Coast Guard, DHS.
Supplemental notice of proposed rulemaking; request for comments.
The Coast Guard is revising its proposed rule published March 9, 2005, to establish permanent moving security zones around all escorted High Capacity Passenger Vessels (“HCPV”) and escorted Alaska Marine Highway System Vessels (“AMHS vessels”) during their transit in the navigable waters of the Seventeenth Coast Guard District. The 250-yard speed restriction zone, the 25-yard security zone around moored and anchored vessels, and the waiver request process in the notice of proposed rulemaking (NPRM) have been eliminated. The Coast Guard has revised the proposed security zones prohibiting any vessel from entering within 100 yards of an escorted HCPV or escorted AMHS vessel while in transit. These security zones are necessary to mitigate potential terrorist acts and enhance public and maritime safety and security. Permission to enter these security zones may be granted by the designated on-scene representative.
Comments and related material must reach the Coast Guard on or before December 30, 2005.
Documents indicated in this preamble as being available in the docket are part of docket CGD17-05-002 and are available for inspection or copying at United States Coast Guard, District 17 (dpi), 709 West 9th Street, Juneau, AK 99801 between 8 a.m. and 5 p.m., Monday through Friday, except Federal holidays.Start Further Info
FOR FURTHER INFORMATION CONTACT:
LT Matthew York, District 17 (dpi), 709 West 9th Street, Juneau, AK 99801, (907) 463-2821.End Further Info End Preamble Start Supplemental Information
We published a notice of proposed rulemaking (NPRM) entitled “Regulated Navigation Area and Security Zones; High Capacity Passenger Vessels in Alaska” in the Federal Register (70 FR 11595, March 9, 2005), docket number CGD17-05-002. That NPRM included provisions for a 250-yard speed restriction zone, a 25-yard security zone around moored and anchored vessels, and a waiver request process. We are removing those three provisions from the proposed rule in this supplemental NPRM.
The revised proposed security zones are limited to High Capacity Passenger Vessels (HCPV) and Alaska Marine Highway System Vessels (AMHS) vessels during transit in the waters of the Seventeenth Coast Guard District. These security zones will only apply to HCPV and AMHS vessels transiting under an escort as defined in this SNPRM. These permanent security zones have been carefully designed to minimally impact the public while providing protections for HCPV and AMHS vessels.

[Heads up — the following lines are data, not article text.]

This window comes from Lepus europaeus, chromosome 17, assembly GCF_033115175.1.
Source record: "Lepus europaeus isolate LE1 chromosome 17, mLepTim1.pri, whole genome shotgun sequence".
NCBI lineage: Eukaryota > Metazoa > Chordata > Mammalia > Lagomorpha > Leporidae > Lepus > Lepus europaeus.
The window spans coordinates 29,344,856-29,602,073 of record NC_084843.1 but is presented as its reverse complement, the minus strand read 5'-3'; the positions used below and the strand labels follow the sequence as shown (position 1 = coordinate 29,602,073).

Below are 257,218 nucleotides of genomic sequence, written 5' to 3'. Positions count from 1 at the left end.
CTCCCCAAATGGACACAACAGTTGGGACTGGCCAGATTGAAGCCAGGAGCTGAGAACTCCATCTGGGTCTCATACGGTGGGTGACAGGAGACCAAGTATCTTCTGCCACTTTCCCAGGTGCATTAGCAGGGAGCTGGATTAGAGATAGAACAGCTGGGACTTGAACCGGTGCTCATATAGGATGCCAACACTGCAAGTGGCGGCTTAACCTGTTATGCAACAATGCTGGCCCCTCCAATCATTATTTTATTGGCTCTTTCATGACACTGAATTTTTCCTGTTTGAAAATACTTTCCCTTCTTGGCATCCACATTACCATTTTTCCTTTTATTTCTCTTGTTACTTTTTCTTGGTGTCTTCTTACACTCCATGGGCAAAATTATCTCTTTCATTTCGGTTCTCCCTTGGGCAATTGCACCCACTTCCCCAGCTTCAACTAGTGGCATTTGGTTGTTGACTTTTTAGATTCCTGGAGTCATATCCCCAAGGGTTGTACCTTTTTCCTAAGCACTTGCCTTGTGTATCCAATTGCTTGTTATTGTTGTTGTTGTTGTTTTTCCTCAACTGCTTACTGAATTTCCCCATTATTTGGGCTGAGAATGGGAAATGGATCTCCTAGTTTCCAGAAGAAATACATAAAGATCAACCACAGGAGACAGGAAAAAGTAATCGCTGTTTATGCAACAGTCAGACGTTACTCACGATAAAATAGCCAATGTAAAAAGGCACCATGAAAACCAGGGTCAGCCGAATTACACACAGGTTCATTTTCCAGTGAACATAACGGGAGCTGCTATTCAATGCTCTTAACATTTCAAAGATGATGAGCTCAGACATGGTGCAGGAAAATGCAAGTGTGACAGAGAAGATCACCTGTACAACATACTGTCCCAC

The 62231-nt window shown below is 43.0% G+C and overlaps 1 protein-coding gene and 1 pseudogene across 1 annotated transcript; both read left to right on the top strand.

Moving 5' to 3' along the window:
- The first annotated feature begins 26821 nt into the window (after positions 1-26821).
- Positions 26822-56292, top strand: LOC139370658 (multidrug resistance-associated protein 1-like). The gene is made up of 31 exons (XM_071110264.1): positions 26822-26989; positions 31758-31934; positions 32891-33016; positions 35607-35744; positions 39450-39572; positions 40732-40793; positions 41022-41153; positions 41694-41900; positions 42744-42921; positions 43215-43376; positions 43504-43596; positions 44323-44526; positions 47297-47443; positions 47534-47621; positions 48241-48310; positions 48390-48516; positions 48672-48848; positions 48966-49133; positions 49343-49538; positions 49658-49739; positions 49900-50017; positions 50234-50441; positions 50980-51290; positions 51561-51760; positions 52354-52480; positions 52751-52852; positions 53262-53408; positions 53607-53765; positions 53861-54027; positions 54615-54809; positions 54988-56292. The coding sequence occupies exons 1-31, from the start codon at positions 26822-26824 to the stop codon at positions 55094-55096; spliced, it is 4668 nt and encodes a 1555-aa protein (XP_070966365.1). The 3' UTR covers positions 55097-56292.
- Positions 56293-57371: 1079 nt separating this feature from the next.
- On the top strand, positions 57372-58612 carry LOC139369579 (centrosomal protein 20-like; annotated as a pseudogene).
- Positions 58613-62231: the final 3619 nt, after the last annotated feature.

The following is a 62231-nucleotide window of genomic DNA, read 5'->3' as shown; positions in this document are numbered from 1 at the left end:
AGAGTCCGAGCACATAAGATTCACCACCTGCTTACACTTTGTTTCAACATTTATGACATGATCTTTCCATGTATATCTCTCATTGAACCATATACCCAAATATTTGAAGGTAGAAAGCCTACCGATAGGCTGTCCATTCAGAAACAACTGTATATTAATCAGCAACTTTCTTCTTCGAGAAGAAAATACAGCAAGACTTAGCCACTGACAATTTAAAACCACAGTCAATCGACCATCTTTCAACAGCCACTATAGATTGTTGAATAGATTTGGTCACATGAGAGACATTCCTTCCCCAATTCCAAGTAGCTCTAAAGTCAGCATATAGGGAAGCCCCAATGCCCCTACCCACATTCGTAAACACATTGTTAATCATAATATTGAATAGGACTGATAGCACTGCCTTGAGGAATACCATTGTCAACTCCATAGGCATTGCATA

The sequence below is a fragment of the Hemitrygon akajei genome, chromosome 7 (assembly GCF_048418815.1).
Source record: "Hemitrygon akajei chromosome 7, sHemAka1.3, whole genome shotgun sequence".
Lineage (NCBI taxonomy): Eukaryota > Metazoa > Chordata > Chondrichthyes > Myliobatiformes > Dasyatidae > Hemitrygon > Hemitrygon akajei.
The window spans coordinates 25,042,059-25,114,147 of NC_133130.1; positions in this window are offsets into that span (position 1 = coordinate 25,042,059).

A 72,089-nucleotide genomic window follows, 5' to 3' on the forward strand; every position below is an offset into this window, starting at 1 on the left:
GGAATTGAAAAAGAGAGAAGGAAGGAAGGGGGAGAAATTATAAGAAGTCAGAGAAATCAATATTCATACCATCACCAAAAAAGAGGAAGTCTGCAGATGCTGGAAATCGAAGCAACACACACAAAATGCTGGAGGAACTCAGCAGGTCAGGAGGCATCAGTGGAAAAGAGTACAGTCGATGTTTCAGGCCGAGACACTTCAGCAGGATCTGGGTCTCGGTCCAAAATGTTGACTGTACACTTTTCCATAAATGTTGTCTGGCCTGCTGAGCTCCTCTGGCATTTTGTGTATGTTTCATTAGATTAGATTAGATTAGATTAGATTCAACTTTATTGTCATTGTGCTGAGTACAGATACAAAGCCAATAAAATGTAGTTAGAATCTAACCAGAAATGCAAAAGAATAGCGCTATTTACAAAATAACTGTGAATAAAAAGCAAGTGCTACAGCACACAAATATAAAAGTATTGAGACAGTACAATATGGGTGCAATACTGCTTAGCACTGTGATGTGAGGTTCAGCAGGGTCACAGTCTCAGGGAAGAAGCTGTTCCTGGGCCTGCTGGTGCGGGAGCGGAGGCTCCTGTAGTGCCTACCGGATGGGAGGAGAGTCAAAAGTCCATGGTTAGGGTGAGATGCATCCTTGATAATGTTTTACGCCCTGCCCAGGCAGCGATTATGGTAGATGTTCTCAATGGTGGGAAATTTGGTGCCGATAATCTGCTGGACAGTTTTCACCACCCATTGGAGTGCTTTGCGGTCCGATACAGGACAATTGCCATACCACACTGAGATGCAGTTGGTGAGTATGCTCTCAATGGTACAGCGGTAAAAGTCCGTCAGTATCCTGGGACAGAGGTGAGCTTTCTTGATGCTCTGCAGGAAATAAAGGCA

Requests for Comments
The Coast Guard encourages interested persons to participate in this rulemaking by submitting written data, views, or arguments. Persons submitting comments should include their name and addresses, identifying this rulemaking (CGD17-05-002) and the specific section of this document to which each comment applies, and give the reason for each comment. Please submit all comments and attachments in an unbound format, no larger than 81/2 by 11 inches, suitable for copying and electronic filing. Persons wanting acknowledgment of receipt of comment should enclose a stamped, self-addressed postcard or envelope.
Comments on this supplemental NPRM must reach the Coast Guard on or before December 30, 2005. The Coast Guard will consider all comments received during the comment period and may change this proposed rule in view of the comments.
The Coast Guard has not scheduled a public hearing at this time. You may request a public hearing by writing to the Seventeenth Coast Guard District at the address under ADDRESSES. The request should include the reasons why a hearing would be beneficial to the rulemaking. If it is determined that an opportunity for oral presentation will aid this rulemaking, the Coast Guard will schedule a public hearing at a time and place announced in a separate notice published in the Federal Register.
Background and Purpose
Due to increased awareness that future terrorist attacks are possible, the Coast Guard, as Lead Federal Agency for Maritime Homeland Security, has determined that the District Commander and the Captain of the Port must have the means to be aware of, detect, deter, intercept, and respond to threats, acts of aggression, and attacks by terrorists on the American homeland while maintaining our freedoms and sustaining the flow of commerce. Terrorists have demonstrated both desire and ability to utilize multiple means in different geographic areas to successfully carry out their terrorist missions, highlighted by the recent subway bombings in London.
During the past 3 years, the Federal Bureau of Investigation has issued several advisories to the public concerning the potential for terrorist attacks within the United States. The October 2002 attack on a tank vessel, M/V LIMBURG, off the coast of Yemen and the prior attack on the USS COLE demonstrate a continuing threat to U.S. maritime assets as described in the President's finding in Executive Order 13273 of August 21, 2002 (67 FR 56215, September 3, 2002) and Continuation of the National Emergency with Respect to Certain Terrorist Attacks, (67 FR 58317, September 13, 2002); and Continuation of the National Emergency With Respect To Persons Who Commit, Threaten To Commit, Or Support Terrorism, (67 FR 59447, September 20, 2002). Furthermore, the ongoing hostilities in Afghanistan and Iraq have made it prudent for U.S. port and waterway users to be on a higher state of alert because the Al Qaeda organization and other similar organizations have declared an ongoing intention to conduct armed attacks on U.S. interests worldwide.